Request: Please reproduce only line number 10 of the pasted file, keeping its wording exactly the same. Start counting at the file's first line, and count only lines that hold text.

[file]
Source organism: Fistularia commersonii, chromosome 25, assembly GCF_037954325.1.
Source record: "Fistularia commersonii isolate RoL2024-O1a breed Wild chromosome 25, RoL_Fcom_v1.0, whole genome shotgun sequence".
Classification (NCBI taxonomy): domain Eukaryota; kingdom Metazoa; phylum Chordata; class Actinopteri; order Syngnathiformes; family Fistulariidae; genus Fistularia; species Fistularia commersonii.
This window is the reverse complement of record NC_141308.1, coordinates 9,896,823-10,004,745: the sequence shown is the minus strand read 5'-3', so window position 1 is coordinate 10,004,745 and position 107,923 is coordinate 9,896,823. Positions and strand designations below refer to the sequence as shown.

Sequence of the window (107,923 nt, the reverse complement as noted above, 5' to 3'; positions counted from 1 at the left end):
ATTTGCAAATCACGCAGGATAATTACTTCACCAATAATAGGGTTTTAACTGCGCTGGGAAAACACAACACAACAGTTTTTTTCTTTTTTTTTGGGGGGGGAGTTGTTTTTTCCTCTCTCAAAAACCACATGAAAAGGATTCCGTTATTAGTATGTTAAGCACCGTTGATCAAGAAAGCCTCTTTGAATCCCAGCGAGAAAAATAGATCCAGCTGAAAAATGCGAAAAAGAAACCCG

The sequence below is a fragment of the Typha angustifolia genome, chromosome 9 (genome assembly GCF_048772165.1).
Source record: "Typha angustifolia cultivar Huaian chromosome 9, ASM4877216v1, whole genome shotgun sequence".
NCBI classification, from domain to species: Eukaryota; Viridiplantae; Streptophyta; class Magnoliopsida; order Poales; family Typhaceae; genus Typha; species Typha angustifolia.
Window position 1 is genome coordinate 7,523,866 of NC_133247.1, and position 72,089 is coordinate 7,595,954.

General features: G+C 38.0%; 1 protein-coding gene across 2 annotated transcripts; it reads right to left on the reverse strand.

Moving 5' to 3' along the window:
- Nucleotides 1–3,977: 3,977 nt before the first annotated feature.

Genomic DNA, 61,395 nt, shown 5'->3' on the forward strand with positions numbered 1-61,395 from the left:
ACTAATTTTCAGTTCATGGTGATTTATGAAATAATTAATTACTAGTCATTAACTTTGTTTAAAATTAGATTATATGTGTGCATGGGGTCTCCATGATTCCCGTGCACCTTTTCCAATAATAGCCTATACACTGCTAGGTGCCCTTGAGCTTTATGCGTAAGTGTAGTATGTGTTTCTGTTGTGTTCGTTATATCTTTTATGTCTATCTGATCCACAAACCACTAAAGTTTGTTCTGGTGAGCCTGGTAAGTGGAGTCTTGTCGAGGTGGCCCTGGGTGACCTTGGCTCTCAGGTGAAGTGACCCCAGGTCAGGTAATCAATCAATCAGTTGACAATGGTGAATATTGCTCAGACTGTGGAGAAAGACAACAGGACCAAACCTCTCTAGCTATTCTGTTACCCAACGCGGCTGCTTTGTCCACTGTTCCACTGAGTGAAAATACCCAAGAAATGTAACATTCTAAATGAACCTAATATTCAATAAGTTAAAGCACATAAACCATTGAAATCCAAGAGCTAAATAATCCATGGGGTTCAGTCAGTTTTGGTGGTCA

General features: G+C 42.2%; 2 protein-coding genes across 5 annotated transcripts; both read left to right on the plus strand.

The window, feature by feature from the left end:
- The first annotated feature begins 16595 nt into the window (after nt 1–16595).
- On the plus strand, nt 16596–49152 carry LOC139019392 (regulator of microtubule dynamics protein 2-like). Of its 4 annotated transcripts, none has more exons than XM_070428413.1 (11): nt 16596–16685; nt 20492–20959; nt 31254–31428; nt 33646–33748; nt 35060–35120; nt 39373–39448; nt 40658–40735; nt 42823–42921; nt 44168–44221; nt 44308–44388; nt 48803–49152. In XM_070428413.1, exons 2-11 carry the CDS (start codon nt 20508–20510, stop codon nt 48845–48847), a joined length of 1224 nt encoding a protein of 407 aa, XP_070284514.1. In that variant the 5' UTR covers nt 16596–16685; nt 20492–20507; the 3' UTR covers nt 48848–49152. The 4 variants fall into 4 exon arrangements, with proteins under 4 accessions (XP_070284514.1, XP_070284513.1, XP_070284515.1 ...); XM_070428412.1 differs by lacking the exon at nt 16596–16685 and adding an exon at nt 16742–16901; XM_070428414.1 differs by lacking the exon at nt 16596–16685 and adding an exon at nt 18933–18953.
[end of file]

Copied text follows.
Window position 1 is genome coordinate 7,523,866 of NC_133247.1, and position 72,089 is coordinate 7,595,954.